As an adult, this tree is really tops due to the colors it offers in this season, similar to how I feel about maples and oaks in the fall. As a child, though, it was sometimes hard to appreciate. When I was about 10 years-old, I remember seeing a dogwood that I wasn't particularity fond of. My family was returning from my father's father's funeral in Cannon's Campground, S.C. when we pulled into our driveway and noticed a small tree had been planted in our front yard. It was a small pink dogwood that Mrs. Green and some other neighbors decided to plant as a memorial to my grandfather.

It was a total surprise to us and a lovely gesture now that I put some thought into it. However, to me and my brothers and sister at the time thought it totally ruined our baseball field, seeing it was planted just beyond the pitcher's mound and beyond the sidewalk which marked the 50 yard line to our football field.

My father was thrilled with the empathy shown with the tree and the thought that this might put an end to his Bermuda grass being trampled. Somehow we managed to still play the games there with our friends, dodging the limbs that seemed to reach out as if to grab us as we rounded second base or sprinted to the neighbor's driveway indicating a touchdown.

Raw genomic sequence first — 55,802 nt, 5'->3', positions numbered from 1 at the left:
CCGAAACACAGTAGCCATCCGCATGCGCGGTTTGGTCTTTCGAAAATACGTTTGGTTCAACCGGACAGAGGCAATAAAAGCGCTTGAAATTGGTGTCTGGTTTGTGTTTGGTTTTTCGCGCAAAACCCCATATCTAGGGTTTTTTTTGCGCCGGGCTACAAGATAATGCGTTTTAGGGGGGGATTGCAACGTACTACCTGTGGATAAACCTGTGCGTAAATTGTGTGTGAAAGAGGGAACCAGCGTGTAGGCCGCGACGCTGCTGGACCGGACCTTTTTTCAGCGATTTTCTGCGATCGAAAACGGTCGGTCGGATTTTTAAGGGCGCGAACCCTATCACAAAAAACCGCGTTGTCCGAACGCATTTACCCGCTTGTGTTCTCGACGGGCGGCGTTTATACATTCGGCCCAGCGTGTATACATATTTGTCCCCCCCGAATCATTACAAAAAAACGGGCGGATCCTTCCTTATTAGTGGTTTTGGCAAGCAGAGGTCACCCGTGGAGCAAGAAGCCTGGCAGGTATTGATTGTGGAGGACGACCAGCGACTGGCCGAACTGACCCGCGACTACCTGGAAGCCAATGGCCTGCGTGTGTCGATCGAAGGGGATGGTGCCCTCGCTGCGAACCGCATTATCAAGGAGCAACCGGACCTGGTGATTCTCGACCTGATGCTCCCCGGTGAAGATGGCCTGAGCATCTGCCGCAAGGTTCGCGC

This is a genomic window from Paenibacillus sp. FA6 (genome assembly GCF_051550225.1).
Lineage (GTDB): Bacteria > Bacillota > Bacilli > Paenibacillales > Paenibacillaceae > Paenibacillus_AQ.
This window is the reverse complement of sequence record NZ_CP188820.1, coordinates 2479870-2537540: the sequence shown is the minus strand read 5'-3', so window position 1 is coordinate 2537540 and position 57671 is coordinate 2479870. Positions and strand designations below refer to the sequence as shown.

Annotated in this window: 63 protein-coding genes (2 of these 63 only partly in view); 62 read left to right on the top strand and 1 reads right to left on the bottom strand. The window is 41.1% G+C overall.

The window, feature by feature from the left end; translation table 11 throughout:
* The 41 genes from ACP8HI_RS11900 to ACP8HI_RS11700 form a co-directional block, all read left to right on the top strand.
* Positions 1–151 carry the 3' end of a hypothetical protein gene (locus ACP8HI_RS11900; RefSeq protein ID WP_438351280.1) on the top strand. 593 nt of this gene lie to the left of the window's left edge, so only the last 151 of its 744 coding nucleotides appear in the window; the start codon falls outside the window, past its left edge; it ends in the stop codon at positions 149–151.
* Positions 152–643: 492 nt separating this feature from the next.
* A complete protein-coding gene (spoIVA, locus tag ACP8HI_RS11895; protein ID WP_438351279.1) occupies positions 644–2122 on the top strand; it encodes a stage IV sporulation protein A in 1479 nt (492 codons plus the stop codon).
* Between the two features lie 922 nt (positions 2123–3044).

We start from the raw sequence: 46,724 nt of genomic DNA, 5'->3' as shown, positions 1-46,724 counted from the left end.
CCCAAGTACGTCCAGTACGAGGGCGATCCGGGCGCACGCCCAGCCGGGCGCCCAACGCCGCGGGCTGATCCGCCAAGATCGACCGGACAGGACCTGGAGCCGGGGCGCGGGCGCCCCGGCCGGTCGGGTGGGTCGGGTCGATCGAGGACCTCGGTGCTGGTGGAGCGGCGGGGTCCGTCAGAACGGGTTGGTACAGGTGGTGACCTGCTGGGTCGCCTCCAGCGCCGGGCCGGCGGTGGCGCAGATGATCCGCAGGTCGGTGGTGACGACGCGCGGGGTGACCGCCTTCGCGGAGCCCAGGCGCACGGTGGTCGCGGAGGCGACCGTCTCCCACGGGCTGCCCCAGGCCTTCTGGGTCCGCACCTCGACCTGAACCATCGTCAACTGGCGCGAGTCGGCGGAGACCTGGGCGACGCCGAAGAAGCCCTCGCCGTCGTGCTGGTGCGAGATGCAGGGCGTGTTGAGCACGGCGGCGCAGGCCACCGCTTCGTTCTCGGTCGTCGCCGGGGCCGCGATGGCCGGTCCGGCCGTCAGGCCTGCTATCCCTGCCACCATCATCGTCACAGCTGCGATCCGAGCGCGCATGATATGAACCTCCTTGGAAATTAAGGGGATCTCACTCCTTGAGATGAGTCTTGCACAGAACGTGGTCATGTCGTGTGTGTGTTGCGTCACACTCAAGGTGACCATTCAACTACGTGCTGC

As we grew older, this flowering tree became the backdrop to my family's Easter pictures with all of us dressed in our Sunday best church outfits. It was also a tradition of mine to pick one of the flowers and press it in my bible from year to year where it would dry, resembling a cross. Interestingly, two of its petals are longer than the other two. It is no surprise today that I still have dried bits and pieces of the flowers stuck in the binding.

What I find especially nice about the dogwood is that it isn't a compact tree like the blooming pear and cherry trees. These trees' rather dense blooms demands attention, not being able to see through its color ladened shape. The dogwood's branches are less numerous and have more of a horizontal sprawl, providing an airy feel against the spring green backdrop of its surroundings and offering the chance to see other colorful plants.

Living in New Jersey now, I notice that there are a lot more of the pink and red dogwoods. I'm sure it has something to do with the nutrients in the soil or the temperature of the area being more suitable for it. There is a particular standout in a yard on the way to the park that is just beautiful this time of the year. It is a very mature, large tree loaded with vibrant red flowers. Once while on a walk, the home's owner was outside and I was able to ask him the species name – a Cherokee Chief red.

A few years back, my husband and I planted a white dogwood in our backyard. They are very slow growing trees and we are happy for now to see the few flowers it has to offer on its small frame. I was sure to plant it in an area where I can see it from our kitchen window so I can admire what all it has to offer us though the years.

Sunday, January 3, 2010

Sharing the goods with herb wreaths